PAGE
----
Standing-room-only crowd of more than 250 people demanded action from Florida state officials to handle the opioid epidemic.
This was the first Governor’s heroin crisis workshop held at the West Palm Beach Police Department Community Room. For two hours the crowd begged for more tangible assistance from the state to combat our heroin crisis. Three more workshops are planned for this week. Gov. Rick Scott and Attorney General Pam Bondi were not in attendance at Monday’s first workshop.
But two top administration members didn’t rule out what many local leaders have been seeking since February – for Scott to declare a public health emergency to free up more money for treatment beds and other help. [Dr. Celeste Philip, the state surgeon general and Mike Carroll, secretary for the Department of children and Families told the crowd that they would take their concerns back to Tallahassee with them.]
“I will say this, coming from a family that was so impacted by addiction, there is life after addiction,” Carroll said. “There is hope. The answer is in the treatment.”
“The public shame we have as a community is we have a governor who says there’s plenty of money for tourism in this state but we can’t get detox beds,” said Joe Considine, a West Palm Beach attorney.
Scott’s most vocal critic Monday was Palm Beach County Vice Mayor Melissa McKinlay, who was among 23 local and state officials at a U-shaped workshop table.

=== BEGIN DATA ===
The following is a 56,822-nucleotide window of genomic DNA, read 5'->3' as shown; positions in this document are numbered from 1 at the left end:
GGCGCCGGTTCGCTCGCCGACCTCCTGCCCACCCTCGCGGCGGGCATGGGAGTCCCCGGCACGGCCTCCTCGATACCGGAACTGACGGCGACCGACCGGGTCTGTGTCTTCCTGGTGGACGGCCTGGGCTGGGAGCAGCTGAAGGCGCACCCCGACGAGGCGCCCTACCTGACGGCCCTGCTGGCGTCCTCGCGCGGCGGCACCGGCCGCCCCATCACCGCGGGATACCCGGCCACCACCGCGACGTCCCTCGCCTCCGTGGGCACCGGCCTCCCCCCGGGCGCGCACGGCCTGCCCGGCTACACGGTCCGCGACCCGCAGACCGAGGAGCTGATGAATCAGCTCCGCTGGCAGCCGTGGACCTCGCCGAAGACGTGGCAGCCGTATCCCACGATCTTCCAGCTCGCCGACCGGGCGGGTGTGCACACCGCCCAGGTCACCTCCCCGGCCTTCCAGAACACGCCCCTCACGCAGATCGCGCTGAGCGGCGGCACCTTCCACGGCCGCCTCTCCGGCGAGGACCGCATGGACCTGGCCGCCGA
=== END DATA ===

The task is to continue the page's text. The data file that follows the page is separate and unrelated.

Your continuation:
“I’m angry and I’m not going to hold back because I have an opportunity to not hold back,’’ she said before reminding participants that she and other local leaders offered ideas to Bondi at a press conference about the epidemic earlier this year in Tallahassee.
“While I certainly appreciate all of us sitting around the table and having this conversation, we just did this in January in Tallahassee. We laid out of a plan of what was needed. Nothing was done.’’
McKinlay also pointed out that Scott declared a health emergency over the Zika virus, which has killed no one in Florida, but he has ignored multiple requests for help with the opioid epidemic, which killed more than 2,500 Floridians in 2015.
The tour continues today with workshops in Manatee and Orange counties. It concludes Wednesday after a meeting in Duval County. The crowds are expected to be as large as Monday’s.
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